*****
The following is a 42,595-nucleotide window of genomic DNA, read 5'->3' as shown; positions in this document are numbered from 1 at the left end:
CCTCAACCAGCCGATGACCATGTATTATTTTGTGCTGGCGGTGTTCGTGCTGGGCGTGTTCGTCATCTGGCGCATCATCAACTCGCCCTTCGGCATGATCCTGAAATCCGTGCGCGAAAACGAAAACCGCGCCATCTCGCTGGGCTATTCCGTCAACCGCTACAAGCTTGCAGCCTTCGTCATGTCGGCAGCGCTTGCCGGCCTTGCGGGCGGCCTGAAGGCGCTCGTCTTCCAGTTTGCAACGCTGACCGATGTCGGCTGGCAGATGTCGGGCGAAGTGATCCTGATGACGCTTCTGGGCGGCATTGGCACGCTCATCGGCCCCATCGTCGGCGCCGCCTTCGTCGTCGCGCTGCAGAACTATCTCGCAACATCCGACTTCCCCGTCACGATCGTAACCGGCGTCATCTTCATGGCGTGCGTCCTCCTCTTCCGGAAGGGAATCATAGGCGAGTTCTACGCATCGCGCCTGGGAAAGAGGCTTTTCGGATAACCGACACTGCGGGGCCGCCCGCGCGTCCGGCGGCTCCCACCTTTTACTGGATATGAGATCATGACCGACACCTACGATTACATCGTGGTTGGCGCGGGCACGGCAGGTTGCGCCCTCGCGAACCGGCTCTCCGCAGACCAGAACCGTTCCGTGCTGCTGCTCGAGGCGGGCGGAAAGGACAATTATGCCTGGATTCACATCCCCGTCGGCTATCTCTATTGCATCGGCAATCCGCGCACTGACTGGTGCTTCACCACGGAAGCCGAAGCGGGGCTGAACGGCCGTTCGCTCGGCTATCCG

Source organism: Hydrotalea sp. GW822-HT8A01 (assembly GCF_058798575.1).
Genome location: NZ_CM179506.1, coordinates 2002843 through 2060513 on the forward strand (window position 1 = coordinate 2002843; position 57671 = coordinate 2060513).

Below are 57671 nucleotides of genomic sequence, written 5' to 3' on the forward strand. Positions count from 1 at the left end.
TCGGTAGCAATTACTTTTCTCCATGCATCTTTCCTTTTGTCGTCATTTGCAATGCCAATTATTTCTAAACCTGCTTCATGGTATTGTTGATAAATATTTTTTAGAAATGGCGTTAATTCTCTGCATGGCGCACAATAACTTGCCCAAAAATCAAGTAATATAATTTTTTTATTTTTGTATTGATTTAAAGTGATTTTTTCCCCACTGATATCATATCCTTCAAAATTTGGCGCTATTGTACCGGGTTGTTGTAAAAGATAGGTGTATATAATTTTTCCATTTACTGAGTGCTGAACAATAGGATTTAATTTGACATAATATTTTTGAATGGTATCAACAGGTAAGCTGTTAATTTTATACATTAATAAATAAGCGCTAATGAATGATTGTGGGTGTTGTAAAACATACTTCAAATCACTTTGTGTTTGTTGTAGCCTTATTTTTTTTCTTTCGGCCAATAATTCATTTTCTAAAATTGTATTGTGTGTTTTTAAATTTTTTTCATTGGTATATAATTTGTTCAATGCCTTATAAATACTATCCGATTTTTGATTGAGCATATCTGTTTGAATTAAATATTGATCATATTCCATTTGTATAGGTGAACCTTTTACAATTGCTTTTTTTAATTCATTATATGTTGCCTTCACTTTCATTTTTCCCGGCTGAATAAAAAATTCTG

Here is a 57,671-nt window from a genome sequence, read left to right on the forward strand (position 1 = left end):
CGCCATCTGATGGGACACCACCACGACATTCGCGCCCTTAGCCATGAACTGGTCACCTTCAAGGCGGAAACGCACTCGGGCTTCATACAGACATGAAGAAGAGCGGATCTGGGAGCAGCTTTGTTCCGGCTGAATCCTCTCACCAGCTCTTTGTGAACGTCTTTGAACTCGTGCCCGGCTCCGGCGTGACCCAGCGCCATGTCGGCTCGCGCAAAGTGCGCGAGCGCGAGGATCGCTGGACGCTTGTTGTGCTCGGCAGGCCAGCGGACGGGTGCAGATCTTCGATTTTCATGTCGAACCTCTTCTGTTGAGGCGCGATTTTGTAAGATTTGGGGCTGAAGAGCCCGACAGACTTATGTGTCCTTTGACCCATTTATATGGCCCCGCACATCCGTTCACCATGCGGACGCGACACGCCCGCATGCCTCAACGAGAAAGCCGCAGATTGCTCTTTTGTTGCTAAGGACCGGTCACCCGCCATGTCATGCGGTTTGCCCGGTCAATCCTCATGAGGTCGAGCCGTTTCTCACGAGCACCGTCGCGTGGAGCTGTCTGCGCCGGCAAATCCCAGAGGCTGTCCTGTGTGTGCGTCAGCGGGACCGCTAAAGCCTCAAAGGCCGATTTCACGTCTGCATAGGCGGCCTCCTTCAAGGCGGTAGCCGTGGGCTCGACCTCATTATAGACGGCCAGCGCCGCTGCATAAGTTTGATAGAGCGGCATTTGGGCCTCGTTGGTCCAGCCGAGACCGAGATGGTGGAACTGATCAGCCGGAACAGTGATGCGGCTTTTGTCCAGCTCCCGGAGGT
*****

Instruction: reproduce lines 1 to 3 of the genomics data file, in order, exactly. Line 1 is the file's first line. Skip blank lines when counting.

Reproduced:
The following is a 42,595-nucleotide window of genomic DNA, read 5'->3' as shown; positions in this document are numbered from 1 at the left end:
CCTCAACCAGCCGATGACCATGTATTATTTTGTGCTGGCGGTGTTCGTGCTGGGCGTGTTCGTCATCTGGCGCATCATCAACTCGCCCTTCGGCATGATCCTGAAATCCGTGCGCGAAAACGAAAACCGCGCCATCTCGCTGGGCTATTCCGTCAACCGCTACAAGCTTGCAGCCTTCGTCATGTCGGCAGCGCTTGCCGGCCTTGCGGGCGGCCTGAAGGCGCTCGTCTTCCAGTTTGCAACGCTGACCGATGTCGGCTGGCAGATGTCGGGCGAAGTGATCCTGATGACGCTTCTGGGCGGCATTGGCACGCTCATCGGCCCCATCGTCGGCGCCGCCTTCGTCGTCGCGCTGCAGAACTATCTCGCAACATCCGACTTCCCCGTCACGATCGTAACCGGCGTCATCTTCATGGCGTGCGTCCTCCTCTTCCGGAAGGGAATCATAGGCGAGTTCTACGCATCGCGCCTGGGAAAGAGGCTTTTCGGATAACCGACACTGCGGGGCCGCCCGCGCGTCCGGCGGCTCCCACCTTTTACTGGATATGAGATCATGACCGACACCTACGATTACATCGTGGTTGGCGCGGGCACGGCAGGTTGCGCCCTCGCGAACCGGCTCTCCGCAGACCAGAACCGTTCCGTGCTGCTGCTCGAGGCGGGCGGAAAGGACAATTATGCCTGGATTCACATCCCCGTCGGCTATCTCTATTGCATCGGCAATCCGCGCACTGACTGGTGCTTCACCACGGAAGCCGAAGCGGGGCTGAACGGCCGTTCGCTCGGCTATCCG

Source organism: Hydrotalea sp. GW822-HT8A01 (assembly GCF_058798575.1).